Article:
The hinge of the year has swung, opening the door on the season of rains. The garden has been done in by the first frosts. We are two miles from the lake so its moderating temperature at this time of year is of no help here. In visiting the gardens at Ceago Lago, I saw tomatoes and squash still thriving.
The creek bed here is still dry, but the slowly advancing waters have pooled less than a mile uipstream. The next heavy rain will recharge this part of the channel. Meanwhile it's a good place for a stroll.
Big Valley is home to various ungulates, mostly horses and cows. The deer and tule elk tend to keep to the hills. I'd love to see the Lake County Land Trust grow influential enough to aquire large lakefront parcels near the county park for the reintroduction of tule elk. The marshy land there with its extensive groves of valley oaks is now used for cattle, but is so unchanged from its original self that the elk would thrive.
The Land Trust already has protected a couple of hundred acres along the Rodman Slough, which with the addition of more
land, could be a great place for elk. Meanwhile, it's a pleasure to encounter the horses, cows and lesser beasts, each individual a personality unto itself.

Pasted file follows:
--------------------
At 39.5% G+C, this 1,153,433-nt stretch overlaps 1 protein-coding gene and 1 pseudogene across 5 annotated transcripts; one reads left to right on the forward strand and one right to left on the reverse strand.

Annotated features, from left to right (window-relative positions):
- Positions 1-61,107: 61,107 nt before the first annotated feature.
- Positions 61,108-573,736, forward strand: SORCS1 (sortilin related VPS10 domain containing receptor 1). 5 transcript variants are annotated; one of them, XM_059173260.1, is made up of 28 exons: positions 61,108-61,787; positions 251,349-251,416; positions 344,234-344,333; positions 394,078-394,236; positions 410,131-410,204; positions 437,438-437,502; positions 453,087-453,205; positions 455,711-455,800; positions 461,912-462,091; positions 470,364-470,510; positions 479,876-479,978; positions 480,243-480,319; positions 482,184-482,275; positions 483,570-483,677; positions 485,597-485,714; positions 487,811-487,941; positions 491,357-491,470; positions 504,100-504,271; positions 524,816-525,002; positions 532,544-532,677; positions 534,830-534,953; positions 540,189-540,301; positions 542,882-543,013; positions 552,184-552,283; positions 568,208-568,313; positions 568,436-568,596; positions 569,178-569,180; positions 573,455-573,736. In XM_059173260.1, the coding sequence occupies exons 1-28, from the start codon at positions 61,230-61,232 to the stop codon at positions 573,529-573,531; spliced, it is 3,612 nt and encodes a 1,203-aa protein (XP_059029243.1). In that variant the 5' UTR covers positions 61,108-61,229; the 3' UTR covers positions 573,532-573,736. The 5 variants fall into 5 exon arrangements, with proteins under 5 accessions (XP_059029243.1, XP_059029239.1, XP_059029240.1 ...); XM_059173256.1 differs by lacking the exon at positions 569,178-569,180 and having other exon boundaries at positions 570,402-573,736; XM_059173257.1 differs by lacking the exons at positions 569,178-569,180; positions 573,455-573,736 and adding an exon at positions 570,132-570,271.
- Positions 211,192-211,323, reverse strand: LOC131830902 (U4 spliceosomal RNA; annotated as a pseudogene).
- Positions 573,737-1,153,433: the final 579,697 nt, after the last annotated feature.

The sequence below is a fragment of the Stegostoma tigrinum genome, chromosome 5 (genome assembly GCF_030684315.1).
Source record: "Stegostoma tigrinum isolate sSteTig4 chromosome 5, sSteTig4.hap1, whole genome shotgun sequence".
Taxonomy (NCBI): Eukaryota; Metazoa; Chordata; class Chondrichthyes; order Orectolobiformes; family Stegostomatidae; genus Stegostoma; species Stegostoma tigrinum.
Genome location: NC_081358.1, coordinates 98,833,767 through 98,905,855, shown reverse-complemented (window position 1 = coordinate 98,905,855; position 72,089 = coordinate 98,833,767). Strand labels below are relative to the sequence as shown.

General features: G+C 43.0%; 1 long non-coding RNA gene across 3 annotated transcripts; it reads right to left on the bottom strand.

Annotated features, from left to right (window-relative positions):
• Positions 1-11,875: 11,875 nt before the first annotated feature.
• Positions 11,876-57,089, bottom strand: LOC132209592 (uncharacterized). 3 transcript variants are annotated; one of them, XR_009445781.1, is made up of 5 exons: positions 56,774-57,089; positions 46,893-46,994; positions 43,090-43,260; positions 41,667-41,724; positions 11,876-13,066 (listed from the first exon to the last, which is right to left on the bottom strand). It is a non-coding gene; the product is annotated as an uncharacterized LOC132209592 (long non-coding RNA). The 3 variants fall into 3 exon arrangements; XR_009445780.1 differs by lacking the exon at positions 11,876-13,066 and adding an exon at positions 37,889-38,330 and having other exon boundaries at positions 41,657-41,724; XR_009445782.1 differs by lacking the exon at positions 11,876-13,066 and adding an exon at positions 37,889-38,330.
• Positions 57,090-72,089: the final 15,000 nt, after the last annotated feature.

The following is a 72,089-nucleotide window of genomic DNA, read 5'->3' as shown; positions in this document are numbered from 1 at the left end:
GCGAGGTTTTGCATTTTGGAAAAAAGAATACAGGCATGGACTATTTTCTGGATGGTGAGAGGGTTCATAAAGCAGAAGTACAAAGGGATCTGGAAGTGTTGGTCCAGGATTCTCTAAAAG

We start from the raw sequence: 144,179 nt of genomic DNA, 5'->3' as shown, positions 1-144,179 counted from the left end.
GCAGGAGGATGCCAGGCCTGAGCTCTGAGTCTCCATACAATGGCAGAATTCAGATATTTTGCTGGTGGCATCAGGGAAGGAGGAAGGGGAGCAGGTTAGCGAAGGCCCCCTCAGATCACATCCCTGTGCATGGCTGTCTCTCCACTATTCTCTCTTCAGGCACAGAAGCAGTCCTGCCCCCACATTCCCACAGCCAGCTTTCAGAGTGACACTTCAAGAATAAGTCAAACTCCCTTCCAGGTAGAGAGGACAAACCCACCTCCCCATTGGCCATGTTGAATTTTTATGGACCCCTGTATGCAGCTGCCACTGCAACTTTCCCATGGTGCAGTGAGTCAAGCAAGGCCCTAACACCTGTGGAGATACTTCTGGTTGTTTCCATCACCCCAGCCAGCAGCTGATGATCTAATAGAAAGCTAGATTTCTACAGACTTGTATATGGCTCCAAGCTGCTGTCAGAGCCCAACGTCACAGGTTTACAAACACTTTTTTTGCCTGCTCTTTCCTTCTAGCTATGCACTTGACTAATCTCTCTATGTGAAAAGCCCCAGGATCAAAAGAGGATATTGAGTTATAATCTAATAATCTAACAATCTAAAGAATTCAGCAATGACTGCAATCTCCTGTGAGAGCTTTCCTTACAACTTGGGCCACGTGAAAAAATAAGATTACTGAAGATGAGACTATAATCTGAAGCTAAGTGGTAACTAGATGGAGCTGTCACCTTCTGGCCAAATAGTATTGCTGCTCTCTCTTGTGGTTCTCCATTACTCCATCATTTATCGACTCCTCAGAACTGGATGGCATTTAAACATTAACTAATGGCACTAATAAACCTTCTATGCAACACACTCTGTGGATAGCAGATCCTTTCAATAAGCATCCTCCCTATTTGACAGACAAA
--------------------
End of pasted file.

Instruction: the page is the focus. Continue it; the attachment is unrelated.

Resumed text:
The gopher snakes have retired for the season. Speaking of personality, they have a tolerant nature. They don't flee at my approach the way garter snakes would. Instead they'll accompany me while I move boards from a pile, all the while nosing around for meadow voles.
Kelseyville, in November, is slowing down after the pear and grape harvests. But there is still plenty of activity at the walnut sheds.
Kelseyville has a little gem of a Main Street. I wonder how the relocation of Kelseyville Lumber will affect its business and foot traffic. Agricultural land has been converted to residential and commercial uses at a shocking rate lately. The vistas of and from Big Valley are getting increasingly cluttered.